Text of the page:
“Well,” I said, “I gotta go.”

“Yeah,” said Toney, “I’m going to the store. Get some chips and Coke for dinner.”

“I’ll go with you,” said Cole.

“Me, too,” said DeSilva.

“That’s dinner?” I asked. “Chips and Coke?”

“Hey. I got fined 50 bucks last night for missing a base,” said Toney. “We only make $950 a month. Gotta cut back.”

I waved good-bye and drove off as they headed for the store, which was sort of like a 7-11, but not as nice. About a mile down the road, I turned the car around.

“Hey,” I said, entering the place, finding DeSilva with a frozen pizza in his hand. “Forget that stuff. Let’s go to dinner. I’ll pay.”

His eyes lit up. He threw the pizza on a shelf. Toney dropped the potato chips. In 30 seconds we were all back in the car, heading for a Mexican joint.
. . .

What happened next, boss, I’ll have to tell you in another dispatch. That way when the bill shows up on my expense account, you won’t pull your hair out. Then I’ll tell you about the mud-jeep races after dark. And the way the players attacked the San Diego Chicken during the fourth inning. And the —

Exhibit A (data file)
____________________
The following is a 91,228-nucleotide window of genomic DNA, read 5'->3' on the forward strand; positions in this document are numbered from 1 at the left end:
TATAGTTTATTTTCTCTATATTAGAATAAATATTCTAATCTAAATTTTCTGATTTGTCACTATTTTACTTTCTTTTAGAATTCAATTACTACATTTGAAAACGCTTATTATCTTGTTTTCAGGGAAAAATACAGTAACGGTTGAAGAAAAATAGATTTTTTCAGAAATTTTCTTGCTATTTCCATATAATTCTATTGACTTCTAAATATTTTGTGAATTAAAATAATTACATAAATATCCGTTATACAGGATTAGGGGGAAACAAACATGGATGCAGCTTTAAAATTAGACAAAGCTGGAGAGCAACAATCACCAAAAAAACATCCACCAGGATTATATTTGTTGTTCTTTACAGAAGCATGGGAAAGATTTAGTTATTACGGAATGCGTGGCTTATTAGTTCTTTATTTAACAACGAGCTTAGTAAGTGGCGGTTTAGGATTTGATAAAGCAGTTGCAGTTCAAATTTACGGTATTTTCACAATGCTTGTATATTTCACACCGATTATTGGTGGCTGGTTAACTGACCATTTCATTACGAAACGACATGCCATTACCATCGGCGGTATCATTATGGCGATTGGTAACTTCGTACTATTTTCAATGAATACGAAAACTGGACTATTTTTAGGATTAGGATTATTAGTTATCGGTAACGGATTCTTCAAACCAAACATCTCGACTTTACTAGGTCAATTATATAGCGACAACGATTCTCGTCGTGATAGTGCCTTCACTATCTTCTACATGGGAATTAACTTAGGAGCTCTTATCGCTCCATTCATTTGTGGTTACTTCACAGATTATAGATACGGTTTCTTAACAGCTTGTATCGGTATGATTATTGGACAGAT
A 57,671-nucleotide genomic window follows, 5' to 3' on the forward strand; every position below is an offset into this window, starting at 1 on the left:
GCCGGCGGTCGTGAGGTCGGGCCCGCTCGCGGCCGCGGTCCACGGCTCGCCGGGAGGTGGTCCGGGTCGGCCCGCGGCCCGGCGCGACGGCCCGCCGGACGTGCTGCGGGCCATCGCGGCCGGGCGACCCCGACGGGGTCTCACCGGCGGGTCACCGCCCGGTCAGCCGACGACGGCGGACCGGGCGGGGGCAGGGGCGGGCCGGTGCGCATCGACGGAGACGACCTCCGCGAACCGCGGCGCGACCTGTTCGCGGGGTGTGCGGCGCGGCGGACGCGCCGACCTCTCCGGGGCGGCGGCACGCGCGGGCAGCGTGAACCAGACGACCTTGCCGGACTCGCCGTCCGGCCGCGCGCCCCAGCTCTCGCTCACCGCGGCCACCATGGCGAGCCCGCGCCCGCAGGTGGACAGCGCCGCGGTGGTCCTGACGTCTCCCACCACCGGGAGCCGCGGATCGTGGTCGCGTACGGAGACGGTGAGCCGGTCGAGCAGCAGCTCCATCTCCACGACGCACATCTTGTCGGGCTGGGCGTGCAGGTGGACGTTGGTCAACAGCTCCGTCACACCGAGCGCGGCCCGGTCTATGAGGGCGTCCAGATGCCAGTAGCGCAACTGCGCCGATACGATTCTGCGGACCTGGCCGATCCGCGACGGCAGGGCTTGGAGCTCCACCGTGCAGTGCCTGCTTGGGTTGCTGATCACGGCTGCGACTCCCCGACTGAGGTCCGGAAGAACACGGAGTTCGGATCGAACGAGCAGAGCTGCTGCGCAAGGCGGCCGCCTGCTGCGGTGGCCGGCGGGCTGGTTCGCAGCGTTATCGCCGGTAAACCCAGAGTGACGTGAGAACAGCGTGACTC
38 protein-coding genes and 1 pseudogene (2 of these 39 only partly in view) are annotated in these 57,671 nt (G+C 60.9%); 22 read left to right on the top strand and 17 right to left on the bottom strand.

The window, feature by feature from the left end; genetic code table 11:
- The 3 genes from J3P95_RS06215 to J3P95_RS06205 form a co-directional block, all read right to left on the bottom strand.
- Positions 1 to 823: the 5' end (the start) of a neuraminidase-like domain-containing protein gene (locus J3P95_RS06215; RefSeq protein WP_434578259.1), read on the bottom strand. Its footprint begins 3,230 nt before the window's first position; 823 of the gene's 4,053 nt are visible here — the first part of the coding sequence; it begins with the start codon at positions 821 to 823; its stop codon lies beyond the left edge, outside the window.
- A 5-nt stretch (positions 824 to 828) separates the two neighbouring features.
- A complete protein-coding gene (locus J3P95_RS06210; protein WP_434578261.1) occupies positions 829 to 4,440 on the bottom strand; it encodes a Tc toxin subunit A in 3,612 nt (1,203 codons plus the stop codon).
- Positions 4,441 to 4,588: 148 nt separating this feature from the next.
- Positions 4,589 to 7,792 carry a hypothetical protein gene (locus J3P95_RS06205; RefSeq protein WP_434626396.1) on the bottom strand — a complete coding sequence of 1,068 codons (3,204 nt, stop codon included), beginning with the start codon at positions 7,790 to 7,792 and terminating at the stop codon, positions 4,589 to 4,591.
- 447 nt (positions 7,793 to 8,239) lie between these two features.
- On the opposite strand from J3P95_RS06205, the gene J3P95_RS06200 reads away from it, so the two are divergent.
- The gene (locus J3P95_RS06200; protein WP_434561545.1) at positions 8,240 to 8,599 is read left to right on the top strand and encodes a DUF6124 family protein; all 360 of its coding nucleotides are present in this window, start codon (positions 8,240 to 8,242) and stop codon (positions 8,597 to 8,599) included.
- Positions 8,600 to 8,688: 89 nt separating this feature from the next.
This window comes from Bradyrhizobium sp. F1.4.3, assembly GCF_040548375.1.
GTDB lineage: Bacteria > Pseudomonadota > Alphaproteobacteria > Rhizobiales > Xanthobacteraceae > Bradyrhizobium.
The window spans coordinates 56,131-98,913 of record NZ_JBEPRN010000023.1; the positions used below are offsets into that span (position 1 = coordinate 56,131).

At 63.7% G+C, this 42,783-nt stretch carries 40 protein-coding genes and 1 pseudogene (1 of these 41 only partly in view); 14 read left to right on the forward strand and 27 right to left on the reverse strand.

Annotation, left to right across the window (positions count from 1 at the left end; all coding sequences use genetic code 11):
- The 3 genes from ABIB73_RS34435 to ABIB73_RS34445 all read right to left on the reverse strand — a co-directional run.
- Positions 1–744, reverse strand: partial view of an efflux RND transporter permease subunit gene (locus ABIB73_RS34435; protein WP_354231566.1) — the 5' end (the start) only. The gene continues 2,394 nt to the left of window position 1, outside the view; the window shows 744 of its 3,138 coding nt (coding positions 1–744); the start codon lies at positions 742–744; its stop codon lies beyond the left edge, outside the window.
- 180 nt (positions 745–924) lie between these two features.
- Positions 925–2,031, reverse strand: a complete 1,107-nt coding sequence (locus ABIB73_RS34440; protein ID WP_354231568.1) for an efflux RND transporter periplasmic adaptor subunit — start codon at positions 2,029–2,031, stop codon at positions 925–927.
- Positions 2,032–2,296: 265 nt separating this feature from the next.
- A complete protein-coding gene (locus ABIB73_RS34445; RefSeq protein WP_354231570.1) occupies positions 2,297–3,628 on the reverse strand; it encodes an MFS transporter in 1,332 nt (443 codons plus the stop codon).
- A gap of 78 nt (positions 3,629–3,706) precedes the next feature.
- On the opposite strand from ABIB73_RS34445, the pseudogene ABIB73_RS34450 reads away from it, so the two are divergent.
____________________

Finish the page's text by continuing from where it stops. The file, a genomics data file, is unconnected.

Never mind, There’s time for that. The point is, I’m here and I’m gonna stay for a while, OK? I like it. I like seeing guys without agents, guys who talk about how great it would be to have people cheering you in a big league stadium. There’s something down here that we’ve lost in big-time sports. And I’m gonna see if I can find it.

Now, if you’ll excuse me, I have a bus to catch. If they leave me here, I may have to eat at the Pig-n-Chicken. Talk to you tomorrow, Mitch


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Mitch Albom writes about running an orphanage in impoverished Port-au-Prince, Haiti, his kids, their hardships, laughs and challenges, and the life lessons he’s learned there every day.